I was feeling scared because my train of thought had reminded me that the toxin that had already infiltrated everyone else was also about to start work on me too. I was scared because I knew that I had no way of stopping what was going to happen, from happening. Once this particular type of toxicity takes hold – as I have already said – there is no way to reverse the process. It might seem strange that I can be so sure about that but some processes are genuinely irreversible – that’s just the way they are. This is a scientific fact: all entropic processes (like a cup of tea cooling down) are impossible to reverse. Of course you can put the cold cup of tea in the microwave and give it a quick blast but then the energy needed to do this depletes something else, entropy is created somewhere else in the system and so no matter what you do you are creating entropy. And entropy, as the Victorians were quick to realize, is one day going to take over everything, like mindless DJ’s on popular radio stations, or scratch cards, or Hollywood films, or McDonalds, or Coca Cola. Or like the whole of American culture for that matter.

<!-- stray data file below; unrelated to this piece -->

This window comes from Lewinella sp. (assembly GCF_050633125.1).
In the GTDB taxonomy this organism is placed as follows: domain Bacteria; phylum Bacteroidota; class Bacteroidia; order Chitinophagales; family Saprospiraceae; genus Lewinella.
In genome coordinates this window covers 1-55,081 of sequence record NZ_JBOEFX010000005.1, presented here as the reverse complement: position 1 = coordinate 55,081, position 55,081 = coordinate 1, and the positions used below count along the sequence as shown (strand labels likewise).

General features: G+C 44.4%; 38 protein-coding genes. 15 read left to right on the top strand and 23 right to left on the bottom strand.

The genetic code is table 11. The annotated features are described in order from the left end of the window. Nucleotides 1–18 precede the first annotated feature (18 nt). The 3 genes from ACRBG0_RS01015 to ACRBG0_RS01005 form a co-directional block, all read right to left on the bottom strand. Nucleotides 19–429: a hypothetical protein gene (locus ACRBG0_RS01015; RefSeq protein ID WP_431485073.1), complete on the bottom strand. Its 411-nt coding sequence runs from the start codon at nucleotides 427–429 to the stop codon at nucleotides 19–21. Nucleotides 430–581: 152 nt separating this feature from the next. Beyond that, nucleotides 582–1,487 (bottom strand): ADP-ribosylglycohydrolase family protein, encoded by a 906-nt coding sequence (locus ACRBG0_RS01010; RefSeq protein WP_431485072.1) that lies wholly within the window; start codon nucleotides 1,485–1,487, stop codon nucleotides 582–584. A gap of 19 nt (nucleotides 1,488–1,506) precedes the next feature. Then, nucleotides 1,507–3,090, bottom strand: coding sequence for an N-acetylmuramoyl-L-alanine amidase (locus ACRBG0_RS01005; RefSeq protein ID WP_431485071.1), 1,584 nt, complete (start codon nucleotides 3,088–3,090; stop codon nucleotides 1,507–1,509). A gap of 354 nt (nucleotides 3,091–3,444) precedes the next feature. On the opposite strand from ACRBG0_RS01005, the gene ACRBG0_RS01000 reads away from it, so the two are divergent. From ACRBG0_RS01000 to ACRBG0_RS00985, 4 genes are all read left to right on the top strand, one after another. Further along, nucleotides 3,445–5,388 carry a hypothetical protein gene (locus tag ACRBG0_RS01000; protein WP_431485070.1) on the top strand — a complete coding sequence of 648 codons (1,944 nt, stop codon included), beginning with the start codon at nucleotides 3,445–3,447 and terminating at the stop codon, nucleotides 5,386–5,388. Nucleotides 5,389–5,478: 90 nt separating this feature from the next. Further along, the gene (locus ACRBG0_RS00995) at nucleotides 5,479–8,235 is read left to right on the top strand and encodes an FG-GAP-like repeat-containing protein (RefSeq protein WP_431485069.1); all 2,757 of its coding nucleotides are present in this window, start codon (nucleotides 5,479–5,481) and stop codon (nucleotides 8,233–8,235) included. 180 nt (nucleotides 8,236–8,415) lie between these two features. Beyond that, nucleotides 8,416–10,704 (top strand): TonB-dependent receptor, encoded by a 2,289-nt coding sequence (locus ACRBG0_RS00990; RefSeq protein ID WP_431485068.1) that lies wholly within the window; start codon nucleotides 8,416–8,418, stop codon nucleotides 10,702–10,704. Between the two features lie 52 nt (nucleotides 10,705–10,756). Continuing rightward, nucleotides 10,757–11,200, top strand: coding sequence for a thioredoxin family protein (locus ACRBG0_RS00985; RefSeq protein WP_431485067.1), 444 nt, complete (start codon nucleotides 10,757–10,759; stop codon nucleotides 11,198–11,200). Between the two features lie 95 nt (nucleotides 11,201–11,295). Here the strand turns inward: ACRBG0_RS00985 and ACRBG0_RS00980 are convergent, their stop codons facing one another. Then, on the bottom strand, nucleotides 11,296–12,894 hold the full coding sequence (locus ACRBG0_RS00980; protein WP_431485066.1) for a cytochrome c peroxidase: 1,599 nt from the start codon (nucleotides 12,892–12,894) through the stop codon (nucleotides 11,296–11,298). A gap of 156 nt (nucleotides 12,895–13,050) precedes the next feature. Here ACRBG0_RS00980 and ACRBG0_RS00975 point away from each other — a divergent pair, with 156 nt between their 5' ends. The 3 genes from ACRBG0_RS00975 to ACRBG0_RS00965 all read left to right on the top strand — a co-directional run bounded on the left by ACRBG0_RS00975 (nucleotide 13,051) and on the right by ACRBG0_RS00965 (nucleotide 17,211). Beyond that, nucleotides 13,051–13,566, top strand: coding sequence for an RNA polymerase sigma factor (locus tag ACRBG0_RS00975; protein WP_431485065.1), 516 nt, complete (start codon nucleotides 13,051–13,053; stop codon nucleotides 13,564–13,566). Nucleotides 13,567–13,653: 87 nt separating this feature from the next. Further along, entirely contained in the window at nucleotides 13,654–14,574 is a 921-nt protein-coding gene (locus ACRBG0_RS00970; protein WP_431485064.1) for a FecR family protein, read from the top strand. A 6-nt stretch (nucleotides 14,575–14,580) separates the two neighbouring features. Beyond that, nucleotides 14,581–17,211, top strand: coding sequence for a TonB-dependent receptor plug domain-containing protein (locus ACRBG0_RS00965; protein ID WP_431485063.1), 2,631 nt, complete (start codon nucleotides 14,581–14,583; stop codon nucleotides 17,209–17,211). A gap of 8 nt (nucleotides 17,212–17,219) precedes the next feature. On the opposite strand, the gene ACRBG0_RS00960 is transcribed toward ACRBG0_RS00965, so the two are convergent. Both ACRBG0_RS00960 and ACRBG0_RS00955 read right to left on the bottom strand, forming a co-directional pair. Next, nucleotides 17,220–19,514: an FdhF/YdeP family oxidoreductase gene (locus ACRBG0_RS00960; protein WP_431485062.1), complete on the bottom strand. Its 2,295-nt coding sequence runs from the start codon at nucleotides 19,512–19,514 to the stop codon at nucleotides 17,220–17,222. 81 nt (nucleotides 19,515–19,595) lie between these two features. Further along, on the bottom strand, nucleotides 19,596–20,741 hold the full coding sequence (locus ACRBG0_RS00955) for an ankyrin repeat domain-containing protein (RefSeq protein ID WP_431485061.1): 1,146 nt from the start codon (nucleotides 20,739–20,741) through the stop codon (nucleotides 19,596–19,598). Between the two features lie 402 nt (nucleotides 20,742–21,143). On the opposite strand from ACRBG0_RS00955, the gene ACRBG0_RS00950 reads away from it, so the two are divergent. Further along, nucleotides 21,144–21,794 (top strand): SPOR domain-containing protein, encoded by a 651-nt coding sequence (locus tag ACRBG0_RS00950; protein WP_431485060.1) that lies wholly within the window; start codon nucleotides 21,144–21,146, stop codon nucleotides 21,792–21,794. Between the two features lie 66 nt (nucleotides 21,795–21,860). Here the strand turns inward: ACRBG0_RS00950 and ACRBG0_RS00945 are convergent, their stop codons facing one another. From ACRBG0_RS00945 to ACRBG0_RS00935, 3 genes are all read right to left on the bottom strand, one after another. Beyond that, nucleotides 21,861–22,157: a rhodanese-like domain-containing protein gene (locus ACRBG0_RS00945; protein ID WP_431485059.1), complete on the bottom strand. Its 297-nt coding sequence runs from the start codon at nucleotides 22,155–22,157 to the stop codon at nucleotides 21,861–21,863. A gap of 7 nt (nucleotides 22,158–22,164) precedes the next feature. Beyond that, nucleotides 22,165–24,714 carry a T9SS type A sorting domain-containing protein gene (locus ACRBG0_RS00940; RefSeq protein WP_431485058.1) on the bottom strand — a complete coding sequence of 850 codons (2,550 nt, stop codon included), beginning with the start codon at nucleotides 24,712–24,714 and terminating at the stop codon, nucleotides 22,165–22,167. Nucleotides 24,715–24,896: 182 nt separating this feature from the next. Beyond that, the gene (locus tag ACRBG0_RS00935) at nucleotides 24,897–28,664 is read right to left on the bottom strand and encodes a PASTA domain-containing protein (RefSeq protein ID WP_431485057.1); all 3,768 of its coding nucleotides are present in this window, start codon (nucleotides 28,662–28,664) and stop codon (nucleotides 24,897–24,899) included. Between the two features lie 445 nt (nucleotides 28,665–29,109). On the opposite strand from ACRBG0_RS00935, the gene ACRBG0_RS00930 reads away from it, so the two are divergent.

I was scared, very scared, genuinely scared, but weirdly – incongruently – I wasn’t scared at all. In fact on another level entirely I felt stupidly blasé about the whole thing. I even felt kind of bored. I pulled a magazine from the shelf at random to have a closer look at it. There was a ridiculous article in it about how some minor celebrity had discovered that her boyfriend had been having an affair with some other minor celebrity and how she had split up with him because of this fact. This story was obviously totally ridiculous because it was just so stupid. I mean, this was supposed to be news, that some celebrity I had never heard of had broken up with her celebrity boyfriend because he had been cheating on her with another celebrity I had never heard of. I mean, how fascinating is that? Do I really want to know all the banal details about their pointless shallow lives?
And yet the sick thing was that some part of me did want to know. I could feel the tug of attraction operating on me, hooking me in, engendering within me the irresistible whim to read on and find out more of the details. It was like some part of me wanted to feed on this trashy story, a wilfully greedy part of me that wouldn’t be denied. It had its snout in the trough and it wouldn’t be budged until it had had its fill. It wanted to feed and feed and feed, and it didn’t give a damn about how squalidly repulsive or gross or demeaning this behaviour was.